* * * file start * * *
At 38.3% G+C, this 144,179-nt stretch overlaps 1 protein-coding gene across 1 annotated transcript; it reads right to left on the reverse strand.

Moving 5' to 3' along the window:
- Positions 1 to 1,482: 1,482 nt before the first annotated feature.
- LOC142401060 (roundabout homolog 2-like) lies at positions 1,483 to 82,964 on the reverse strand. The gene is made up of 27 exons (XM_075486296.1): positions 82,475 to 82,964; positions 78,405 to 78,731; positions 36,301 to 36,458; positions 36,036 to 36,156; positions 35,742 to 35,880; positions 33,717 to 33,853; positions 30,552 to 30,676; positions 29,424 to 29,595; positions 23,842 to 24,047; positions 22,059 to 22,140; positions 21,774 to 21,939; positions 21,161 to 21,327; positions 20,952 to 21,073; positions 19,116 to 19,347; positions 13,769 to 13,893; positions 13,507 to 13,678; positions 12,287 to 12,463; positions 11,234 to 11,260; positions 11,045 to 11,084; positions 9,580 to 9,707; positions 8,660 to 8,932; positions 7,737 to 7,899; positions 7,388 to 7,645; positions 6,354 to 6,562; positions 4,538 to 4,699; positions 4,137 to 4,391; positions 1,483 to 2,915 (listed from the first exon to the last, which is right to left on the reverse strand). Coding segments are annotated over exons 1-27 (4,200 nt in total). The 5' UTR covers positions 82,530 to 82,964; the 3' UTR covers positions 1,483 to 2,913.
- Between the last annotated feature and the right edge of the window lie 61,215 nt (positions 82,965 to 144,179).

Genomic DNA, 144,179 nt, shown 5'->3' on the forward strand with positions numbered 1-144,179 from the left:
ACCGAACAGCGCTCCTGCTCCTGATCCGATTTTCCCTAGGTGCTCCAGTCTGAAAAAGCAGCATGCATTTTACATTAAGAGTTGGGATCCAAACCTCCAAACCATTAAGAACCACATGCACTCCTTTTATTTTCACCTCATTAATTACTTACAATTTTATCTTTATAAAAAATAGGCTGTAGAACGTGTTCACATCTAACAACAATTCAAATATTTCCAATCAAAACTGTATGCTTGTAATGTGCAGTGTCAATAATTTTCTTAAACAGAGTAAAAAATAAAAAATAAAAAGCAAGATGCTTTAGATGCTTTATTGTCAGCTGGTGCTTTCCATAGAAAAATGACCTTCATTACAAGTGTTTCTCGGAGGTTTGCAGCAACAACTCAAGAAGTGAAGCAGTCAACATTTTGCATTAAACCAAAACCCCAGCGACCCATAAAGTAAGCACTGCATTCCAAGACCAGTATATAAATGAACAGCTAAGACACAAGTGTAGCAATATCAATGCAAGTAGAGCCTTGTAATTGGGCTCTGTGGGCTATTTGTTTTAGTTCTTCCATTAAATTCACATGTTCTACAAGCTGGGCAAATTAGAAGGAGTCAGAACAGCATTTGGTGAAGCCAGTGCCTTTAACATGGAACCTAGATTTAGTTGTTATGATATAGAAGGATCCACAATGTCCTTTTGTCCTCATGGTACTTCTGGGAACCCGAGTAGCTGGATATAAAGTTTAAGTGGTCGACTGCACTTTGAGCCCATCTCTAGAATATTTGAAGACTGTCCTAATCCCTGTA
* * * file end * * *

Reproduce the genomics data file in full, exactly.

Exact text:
At 38.3% G+C, this 144,179-nt stretch overlaps 1 protein-coding gene across 1 annotated transcript; it reads right to left on the reverse strand.

Moving 5' to 3' along the window:
- Positions 1 to 1,482: 1,482 nt before the first annotated feature.
- LOC142401060 (roundabout homolog 2-like) lies at positions 1,483 to 82,964 on the reverse strand. The gene is made up of 27 exons (XM_075486296.1): positions 82,475 to 82,964; positions 78,405 to 78,731; positions 36,301 to 36,458; positions 36,036 to 36,156; positions 35,742 to 35,880; positions 33,717 to 33,853; positions 30,552 to 30,676; positions 29,424 to 29,595; positions 23,842 to 24,047; positions 22,059 to 22,140; positions 21,774 to 21,939; positions 21,161 to 21,327; positions 20,952 to 21,073; positions 19,116 to 19,347; positions 13,769 to 13,893; positions 13,507 to 13,678; positions 12,287 to 12,463; positions 11,234 to 11,260; positions 11,045 to 11,084; positions 9,580 to 9,707; positions 8,660 to 8,932; positions 7,737 to 7,899; positions 7,388 to 7,645; positions 6,354 to 6,562; positions 4,538 to 4,699; positions 4,137 to 4,391; positions 1,483 to 2,915 (listed from the first exon to the last, which is right to left on the reverse strand). Coding segments are annotated over exons 1-27 (4,200 nt in total). The 5' UTR covers positions 82,530 to 82,964; the 3' UTR covers positions 1,483 to 2,913.
- Between the last annotated feature and the right edge of the window lie 61,215 nt (positions 82,965 to 144,179).

Genomic DNA, 144,179 nt, shown 5'->3' on the forward strand with positions numbered 1-144,179 from the left:
ACCGAACAGCGCTCCTGCTCCTGATCCGATTTTCCCTAGGTGCTCCAGTCTGAAAAAGCAGCATGCATTTTACATTAAGAGTTGGGATCCAAACCTCCAAACCATTAAGAACCACATGCACTCCTTTTATTTTCACCTCATTAATTACTTACAATTTTATCTTTATAAAAAATAGGCTGTAGAACGTGTTCACATCTAACAACAATTCAAATATTTCCAATCAAAACTGTATGCTTGTAATGTGCAGTGTCAATAATTTTCTTAAACAGAGTAAAAAATAAAAAATAAAAAGCAAGATGCTTTAGATGCTTTATTGTCAGCTGGTGCTTTCCATAGAAAAATGACCTTCATTACAAGTGTTTCTCGGAGGTTTGCAGCAACAACTCAAGAAGTGAAGCAGTCAACATTTTGCATTAAACCAAAACCCCAGCGACCCATAAAGTAAGCACTGCATTCCAAGACCAGTATATAAATGAACAGCTAAGACACAAGTGTAGCAATATCAATGCAAGTAGAGCCTTGTAATTGGGCTCTGTGGGCTATTTGTTTTAGTTCTTCCATTAAATTCACATGTTCTACAAGCTGGGCAAATTAGAAGGAGTCAGAACAGCATTTGGTGAAGCCAGTGCCTTTAACATGGAACCTAGATTTAGTTGTTATGATATAGAAGGATCCACAATGTCCTTTTGTCCTCATGGTACTTCTGGGAACCCGAGTAGCTGGATATAAAGTTTAAGTGGTCGACTGCACTTTGAGCCCATCTCTAGAATATTTGAAGACTGTCCTAATCCCTGTA